Dairy Goats!! Meet The New Additions


Hey guys!! I’m so glad you could join me, Jill, Amy, and Megan for another awesome Homestead Barn Hop! It has been so much fun visiting everyone’s homesteads and seeing what you’ve all been up to! Keep the great ideas coming!



Well you guys, we did it!! We finally got some dairy goats.

I’ve been searching Craigslist for months and months, waiting for the perfect dairy goats to become available. And over the weekend, we found some.

A local couple was selling off some of their herd, including two Oberhasli does in milk. One had two 5 wk old kids that came with her, no extra charge. I was actually looking to get Nubians, just ’cause they are so darn cute (plus the fact that their milk is higher in butterfat), but this deal was too good to pass up.

We spent two hours with the family and their goats, asking questions and enjoying good conversation. It was nice meeting some new, like-minded folks.

One of the does was due to be milked while we were there, so I asked if I could watch the lady milk her. She smiled as I explained that I’d never milked a goat, and would love to see how it was done before we brought them home. She was amused as she reminisced about the day that her husband brought home their first dairy goat. Neither of them had any idea how to milk her, so he watched a YouTube video for tips. I laughed with her, completely able to relate! I was glad she didn’t think I was just some ignorant city girl, you know?!

She brought out the milk stand, got the goat all situated on it, and showed me the ropes. I was thankful that she let me try my hand at it as well. It was a little tricky for me. If you don’t squeeze the top of the teat (where it meets the udder) tight enough, when you squeeze the rest of the teat to milk, instead of it squirting out it will go back up into the udder. I kept doing that, afraid to squeeze too hard. It’ll definitely take some practice!

The does are 5 yrs. old. Though we didn’t care much about papers, they are both registered, which means if we breed them with a full-blooded buck we could register the kids and sell them for more. The man gave us a tip that if we get the goats registered in our children’s names it’s only $10 as opposed to the $30 it would cost for us. That was good to know!

The does were bred with an Alpine buck. And Oh. My. Goodness! What a buck he was!! I’m totally kicking myself for not having brought my camera with me when we went to get the does, ’cause I’d give anything to show you guys this fella!!! (I may even go back just to snap a picture of him!!) He was HILARIOUS! He was light brown, and had the long, pointy beard, with a reddish tint to it. His hair though, his hair just cracked us up. He had a thick mop of long hair on top, which was in one big curl that hung forward, kinda like Elivs, or as my husband says, Lyle Lovett. I have seriously got to go back and take a picture of him for you!! Too funny!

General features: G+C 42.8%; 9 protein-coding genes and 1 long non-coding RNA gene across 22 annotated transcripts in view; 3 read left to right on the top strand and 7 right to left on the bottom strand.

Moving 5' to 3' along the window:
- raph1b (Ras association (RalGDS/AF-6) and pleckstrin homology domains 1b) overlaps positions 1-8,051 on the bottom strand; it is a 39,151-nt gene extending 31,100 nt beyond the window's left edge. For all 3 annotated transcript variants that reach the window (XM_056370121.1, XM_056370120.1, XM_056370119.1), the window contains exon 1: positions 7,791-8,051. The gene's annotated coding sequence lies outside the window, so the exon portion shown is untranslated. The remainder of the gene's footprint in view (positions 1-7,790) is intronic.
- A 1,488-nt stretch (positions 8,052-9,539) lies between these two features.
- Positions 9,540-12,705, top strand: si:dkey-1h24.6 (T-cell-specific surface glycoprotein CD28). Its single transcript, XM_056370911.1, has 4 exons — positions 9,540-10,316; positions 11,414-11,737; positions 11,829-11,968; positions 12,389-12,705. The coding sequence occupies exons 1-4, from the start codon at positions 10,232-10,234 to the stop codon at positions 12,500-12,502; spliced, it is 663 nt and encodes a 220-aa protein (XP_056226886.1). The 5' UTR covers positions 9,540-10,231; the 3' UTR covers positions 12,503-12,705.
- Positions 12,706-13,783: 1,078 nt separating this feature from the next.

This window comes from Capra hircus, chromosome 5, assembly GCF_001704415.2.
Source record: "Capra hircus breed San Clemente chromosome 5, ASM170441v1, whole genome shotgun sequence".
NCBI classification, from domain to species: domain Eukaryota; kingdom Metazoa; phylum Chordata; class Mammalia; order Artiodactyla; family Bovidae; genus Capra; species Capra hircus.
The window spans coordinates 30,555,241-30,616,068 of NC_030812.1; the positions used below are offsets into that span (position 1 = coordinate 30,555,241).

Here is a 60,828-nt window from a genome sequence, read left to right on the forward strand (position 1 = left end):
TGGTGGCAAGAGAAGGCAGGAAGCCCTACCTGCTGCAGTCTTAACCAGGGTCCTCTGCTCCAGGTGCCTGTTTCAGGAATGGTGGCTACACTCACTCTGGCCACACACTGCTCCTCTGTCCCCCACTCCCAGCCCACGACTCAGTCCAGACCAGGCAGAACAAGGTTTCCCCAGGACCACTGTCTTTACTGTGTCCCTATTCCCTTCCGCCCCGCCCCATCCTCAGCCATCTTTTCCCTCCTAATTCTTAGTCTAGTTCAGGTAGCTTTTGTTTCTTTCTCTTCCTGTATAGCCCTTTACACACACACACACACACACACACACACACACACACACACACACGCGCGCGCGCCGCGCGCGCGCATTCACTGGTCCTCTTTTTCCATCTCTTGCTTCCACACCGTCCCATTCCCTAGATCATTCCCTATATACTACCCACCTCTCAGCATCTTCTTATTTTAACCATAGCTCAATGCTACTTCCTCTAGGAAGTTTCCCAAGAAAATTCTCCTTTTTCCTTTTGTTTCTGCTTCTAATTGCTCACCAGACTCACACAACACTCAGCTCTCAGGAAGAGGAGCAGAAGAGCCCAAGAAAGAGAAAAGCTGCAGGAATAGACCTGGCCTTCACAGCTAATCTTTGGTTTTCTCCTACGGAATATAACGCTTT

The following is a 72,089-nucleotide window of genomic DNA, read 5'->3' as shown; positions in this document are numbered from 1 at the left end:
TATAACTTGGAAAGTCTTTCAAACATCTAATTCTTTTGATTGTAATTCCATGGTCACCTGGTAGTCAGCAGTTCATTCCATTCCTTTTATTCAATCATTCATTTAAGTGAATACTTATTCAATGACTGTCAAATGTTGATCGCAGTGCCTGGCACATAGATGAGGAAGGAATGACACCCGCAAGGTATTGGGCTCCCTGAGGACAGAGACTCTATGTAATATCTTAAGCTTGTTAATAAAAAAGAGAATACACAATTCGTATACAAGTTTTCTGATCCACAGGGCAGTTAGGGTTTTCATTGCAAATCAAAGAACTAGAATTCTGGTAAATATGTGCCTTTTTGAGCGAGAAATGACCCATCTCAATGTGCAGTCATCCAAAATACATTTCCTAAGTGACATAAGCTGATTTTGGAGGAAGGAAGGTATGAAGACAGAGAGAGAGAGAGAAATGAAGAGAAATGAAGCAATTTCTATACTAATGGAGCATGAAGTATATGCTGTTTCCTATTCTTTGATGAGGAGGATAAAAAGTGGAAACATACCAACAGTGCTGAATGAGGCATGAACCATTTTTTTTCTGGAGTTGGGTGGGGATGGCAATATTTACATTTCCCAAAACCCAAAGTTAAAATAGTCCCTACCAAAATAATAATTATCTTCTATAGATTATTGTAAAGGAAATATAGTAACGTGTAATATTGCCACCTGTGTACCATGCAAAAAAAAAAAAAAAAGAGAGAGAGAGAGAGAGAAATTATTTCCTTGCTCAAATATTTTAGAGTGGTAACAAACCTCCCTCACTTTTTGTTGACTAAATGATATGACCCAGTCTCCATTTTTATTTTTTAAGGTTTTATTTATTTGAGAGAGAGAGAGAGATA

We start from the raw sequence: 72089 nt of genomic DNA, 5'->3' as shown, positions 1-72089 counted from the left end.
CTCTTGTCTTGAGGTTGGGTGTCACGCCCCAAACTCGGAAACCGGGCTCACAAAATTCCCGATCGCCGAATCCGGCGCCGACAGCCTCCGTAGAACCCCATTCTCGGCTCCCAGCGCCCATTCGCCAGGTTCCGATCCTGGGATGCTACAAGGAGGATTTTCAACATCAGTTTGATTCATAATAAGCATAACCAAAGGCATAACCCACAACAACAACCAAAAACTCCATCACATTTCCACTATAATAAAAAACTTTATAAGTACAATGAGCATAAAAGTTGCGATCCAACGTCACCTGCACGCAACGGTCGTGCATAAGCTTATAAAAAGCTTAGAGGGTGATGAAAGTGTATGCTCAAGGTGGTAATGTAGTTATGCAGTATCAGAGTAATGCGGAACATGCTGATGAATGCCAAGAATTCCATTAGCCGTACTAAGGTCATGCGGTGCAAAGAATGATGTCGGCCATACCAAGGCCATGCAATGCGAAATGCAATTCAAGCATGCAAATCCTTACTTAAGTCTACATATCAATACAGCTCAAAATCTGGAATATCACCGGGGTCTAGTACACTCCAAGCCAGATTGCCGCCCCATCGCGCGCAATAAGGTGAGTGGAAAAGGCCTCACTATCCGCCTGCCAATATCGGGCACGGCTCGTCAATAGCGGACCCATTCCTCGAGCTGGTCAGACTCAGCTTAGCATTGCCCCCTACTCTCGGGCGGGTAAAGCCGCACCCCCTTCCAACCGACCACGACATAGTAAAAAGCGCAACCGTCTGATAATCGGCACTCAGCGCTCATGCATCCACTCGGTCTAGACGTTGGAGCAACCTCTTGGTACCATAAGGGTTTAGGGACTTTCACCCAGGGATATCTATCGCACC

Anyways, we are very excited to finally have some goats to milk. I’ve milked them twice so far on my own. But that’s another story!!

What’s been happening around your homestead this past week?? Link up and share what’s new!


Kendra
About Kendra 1103 Articles
A city girl learning to homestead on an acre of land in the country. Wife and homeschooling mother of four. Enjoying life, and everything that has to do with self sufficient living.

6 Comments

  1. Wow Milk! I’ve watched you plan for this for a long time. Milking is so darn fun at first. I mean you walk outside and then back in with milk, really cool! Can’t wait to hear your first milking stories. Mine were fairly memorable. Congrats!

  2. Kendra,

    Congratulations! I wonder if Jersey cows can be registered that way. It cost us $50.00 when we registered our Jersey bull. Thanks for passing along that tip.

  3. Congrats on the new family members Kendra. I am a month into my new adventure with milking goats. I love our goats, so much fun and such a joy to work with. I can’t think of a better way to start my day or end my day each evening. They are such peaceful little critters. I am enjoying learning to make so many new things with her milk, another huge step into self sufficiency. If its made with dairy at the local store, I intend to learn how to make it at home. With todays Internet and blogs, sharing ideas, mistakes and such nothing is impossible.
    Good luck with the goats, don’t be afraid, squeeze right in there and be really sure to completely milk her all out each time. This is very important. Be gentle but also watch the baby goat butt her udder to try and get more milk to come down. I massage, jiggle and gentle move her usser around and sure enough I get about another cup of milk. I was told its not good to leave that cup of milk in there. It’s gonna be a real juggling experience for me when horse show season starts this month as we leave early and get home late, I may be the only one at the show who also brings a milk goat. ha ha.
    many blessing to you and yours,
    Chanda

  4. Neat!! I so want some milk goats and laying hens. Working on hubby, also known as Mr. Fix-it. He’s balking at all the preparation for the critters. But you give me inspiration!

Leave a Reply

Your email address will not be published.